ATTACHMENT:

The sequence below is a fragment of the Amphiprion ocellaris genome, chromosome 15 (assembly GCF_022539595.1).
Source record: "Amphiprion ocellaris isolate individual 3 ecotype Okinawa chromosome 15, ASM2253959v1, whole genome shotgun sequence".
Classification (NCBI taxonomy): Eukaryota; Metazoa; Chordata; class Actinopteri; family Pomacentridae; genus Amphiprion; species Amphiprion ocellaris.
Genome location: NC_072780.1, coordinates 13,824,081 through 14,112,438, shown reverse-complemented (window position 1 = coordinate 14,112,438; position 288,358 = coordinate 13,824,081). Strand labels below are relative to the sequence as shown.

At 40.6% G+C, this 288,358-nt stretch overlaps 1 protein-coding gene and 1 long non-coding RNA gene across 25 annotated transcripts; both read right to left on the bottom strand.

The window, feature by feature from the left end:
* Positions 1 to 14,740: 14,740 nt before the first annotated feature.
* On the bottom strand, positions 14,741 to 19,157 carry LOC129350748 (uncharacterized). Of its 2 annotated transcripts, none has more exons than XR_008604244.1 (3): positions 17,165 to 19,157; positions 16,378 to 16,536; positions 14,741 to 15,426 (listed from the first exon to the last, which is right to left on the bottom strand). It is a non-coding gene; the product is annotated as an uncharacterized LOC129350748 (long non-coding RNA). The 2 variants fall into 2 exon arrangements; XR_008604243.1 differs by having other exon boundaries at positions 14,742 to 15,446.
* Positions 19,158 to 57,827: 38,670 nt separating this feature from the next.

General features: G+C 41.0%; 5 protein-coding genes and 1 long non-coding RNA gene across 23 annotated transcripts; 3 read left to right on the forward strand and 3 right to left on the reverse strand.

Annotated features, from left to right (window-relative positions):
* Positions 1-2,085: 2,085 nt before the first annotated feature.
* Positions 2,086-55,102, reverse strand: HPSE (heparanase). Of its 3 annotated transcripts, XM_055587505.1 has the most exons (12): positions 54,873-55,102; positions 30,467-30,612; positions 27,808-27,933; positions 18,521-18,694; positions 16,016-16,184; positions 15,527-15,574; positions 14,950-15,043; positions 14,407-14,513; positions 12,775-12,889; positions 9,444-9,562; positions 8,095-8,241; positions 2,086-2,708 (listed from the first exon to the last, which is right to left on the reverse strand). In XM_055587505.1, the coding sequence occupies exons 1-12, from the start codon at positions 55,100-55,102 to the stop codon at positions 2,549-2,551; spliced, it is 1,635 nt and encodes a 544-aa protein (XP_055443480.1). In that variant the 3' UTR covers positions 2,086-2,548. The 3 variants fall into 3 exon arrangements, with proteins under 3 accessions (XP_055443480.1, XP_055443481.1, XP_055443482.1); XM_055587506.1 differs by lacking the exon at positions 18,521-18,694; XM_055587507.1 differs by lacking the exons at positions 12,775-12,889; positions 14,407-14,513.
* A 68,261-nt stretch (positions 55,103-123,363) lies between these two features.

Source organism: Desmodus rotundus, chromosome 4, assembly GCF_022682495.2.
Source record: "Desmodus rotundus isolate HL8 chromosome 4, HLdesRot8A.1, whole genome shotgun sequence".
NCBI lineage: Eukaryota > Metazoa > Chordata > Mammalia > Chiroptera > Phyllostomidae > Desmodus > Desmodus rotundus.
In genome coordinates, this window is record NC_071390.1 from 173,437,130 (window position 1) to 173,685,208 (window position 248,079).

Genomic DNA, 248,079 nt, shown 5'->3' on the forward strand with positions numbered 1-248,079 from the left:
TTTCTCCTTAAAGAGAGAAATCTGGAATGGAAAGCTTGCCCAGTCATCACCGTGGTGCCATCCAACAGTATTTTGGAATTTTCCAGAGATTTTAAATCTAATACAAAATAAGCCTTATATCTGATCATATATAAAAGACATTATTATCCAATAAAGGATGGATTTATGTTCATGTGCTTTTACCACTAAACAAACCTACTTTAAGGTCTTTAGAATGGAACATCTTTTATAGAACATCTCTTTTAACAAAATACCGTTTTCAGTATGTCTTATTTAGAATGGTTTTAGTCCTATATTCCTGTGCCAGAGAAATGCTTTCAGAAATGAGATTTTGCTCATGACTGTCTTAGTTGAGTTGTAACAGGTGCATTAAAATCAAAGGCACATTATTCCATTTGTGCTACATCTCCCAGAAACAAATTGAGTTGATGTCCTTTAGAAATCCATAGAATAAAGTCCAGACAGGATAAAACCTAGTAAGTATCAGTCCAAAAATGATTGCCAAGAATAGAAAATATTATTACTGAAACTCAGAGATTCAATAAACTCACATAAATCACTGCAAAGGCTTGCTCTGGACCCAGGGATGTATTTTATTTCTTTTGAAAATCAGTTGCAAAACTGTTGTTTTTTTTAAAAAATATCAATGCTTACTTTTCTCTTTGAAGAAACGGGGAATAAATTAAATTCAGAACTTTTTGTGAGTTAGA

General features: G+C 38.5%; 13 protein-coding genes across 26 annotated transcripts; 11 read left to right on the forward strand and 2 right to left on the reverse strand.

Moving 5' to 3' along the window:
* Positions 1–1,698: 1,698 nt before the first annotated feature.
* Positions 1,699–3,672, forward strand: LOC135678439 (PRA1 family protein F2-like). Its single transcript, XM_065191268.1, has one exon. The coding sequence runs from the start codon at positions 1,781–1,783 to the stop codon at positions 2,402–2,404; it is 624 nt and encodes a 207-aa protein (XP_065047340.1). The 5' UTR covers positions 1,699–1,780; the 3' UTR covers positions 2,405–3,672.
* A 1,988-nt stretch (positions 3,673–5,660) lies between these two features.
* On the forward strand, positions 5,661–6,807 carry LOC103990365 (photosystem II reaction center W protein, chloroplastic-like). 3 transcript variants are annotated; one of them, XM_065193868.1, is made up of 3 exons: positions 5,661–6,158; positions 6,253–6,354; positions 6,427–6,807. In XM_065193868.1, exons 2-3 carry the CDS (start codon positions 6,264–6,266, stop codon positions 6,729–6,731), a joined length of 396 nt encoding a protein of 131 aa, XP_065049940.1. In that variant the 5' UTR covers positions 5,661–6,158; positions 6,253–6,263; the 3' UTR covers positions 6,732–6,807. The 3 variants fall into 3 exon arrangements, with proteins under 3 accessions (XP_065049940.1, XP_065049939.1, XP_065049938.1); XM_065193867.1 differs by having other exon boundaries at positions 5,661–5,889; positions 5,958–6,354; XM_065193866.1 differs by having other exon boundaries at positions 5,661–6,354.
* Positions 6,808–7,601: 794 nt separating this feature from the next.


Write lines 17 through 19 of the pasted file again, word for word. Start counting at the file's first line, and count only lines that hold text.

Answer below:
NCBI lineage: Eukaryota > Metazoa > Chordata > Mammalia > Chiroptera > Phyllostomidae > Desmodus > Desmodus rotundus.
In genome coordinates, this window is record NC_071390.1 from 173,437,130 (window position 1) to 173,685,208 (window position 248,079).

Genomic DNA, 248,079 nt, shown 5'->3' on the forward strand with positions numbered 1-248,079 from the left: